I don’t know if all of this is true. It seemed true, based on what little I knew, but it was a convincing enough argument and enough people were saying it that I thought I should probably follow that advice. So that’s what I did.
Do Some Homework on Web Hosts Before You Buy
Nearly everyone was promoting Bluehost.com as a good web host to start with. So that’s what I started with. I signed up for the cheapo $3.95 per month service (the discounted rate at the time), and locked in the rate for three years. I figured, why not, since Bluehost lets you cancel at any time and they will give you a prorated refund.
The good thing about Bluehost is that their customer service and tech support reps are very nice, and very competent. I got stuck a couple of times when moving my website over to Bluehost, mostly because I already had an active website and a domain name, and I wanted to stage my website on Bluehost’s servers in advance. That way, when I pointed the domain name from the old server to the new server, I wouldn’t have any downtime.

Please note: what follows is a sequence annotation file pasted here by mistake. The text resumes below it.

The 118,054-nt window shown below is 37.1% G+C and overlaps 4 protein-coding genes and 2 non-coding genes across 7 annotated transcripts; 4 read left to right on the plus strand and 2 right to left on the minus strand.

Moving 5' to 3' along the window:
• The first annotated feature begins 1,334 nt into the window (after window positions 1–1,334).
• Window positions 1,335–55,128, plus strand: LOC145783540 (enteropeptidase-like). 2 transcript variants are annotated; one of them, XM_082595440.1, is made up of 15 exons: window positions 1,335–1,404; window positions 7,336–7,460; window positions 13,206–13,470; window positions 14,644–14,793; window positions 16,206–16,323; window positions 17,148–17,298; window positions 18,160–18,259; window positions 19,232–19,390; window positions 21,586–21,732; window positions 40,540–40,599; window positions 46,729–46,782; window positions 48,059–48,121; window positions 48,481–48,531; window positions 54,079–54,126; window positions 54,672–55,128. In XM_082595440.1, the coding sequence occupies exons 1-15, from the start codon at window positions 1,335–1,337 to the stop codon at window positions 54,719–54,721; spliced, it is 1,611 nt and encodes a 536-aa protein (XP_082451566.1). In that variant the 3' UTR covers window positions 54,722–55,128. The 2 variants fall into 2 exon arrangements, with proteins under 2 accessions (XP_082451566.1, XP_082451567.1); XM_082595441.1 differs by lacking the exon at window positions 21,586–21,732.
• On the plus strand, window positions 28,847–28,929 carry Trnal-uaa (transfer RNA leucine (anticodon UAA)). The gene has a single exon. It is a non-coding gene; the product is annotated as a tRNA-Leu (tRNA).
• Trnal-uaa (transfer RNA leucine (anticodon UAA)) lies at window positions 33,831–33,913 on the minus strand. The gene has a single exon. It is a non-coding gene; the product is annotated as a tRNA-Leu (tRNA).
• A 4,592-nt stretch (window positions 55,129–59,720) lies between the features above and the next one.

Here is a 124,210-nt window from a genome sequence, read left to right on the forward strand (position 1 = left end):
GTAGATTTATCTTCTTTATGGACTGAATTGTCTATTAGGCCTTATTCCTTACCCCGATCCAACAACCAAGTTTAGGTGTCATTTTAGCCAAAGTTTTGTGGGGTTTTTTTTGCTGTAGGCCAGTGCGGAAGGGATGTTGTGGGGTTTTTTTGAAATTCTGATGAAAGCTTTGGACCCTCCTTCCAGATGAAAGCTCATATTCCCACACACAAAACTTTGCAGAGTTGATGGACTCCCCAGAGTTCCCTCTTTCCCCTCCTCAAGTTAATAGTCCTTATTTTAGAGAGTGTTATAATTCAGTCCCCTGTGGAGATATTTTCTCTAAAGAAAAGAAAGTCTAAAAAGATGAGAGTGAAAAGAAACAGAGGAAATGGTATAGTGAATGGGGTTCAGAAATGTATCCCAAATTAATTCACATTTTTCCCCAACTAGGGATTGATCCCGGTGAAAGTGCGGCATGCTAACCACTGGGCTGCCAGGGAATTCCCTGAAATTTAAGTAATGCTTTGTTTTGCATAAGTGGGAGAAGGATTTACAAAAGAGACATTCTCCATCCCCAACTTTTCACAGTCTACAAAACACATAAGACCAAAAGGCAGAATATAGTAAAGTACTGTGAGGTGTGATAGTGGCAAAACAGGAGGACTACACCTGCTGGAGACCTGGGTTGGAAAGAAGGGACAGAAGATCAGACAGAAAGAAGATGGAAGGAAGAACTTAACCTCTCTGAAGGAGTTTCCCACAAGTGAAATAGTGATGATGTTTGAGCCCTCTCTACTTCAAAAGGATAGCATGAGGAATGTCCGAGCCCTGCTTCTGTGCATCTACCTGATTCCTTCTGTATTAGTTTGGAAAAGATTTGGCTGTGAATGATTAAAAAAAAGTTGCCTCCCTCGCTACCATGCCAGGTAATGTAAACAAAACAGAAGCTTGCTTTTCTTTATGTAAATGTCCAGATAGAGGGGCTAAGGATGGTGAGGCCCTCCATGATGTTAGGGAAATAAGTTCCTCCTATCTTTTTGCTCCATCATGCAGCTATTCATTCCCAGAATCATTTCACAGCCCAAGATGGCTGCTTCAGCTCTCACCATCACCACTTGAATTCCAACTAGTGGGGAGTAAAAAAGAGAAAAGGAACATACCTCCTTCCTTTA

Anyway, each time I needed Bluehost’s help, I got a representative who was able to solve my problem in a matter of minutes (once I got through to a rep, that is). Unfortunately, sometimes it took a very long time to get through to a representative. Prepare to spend over an hour by telephone, and from 12 to 30 minutes on average for web chat.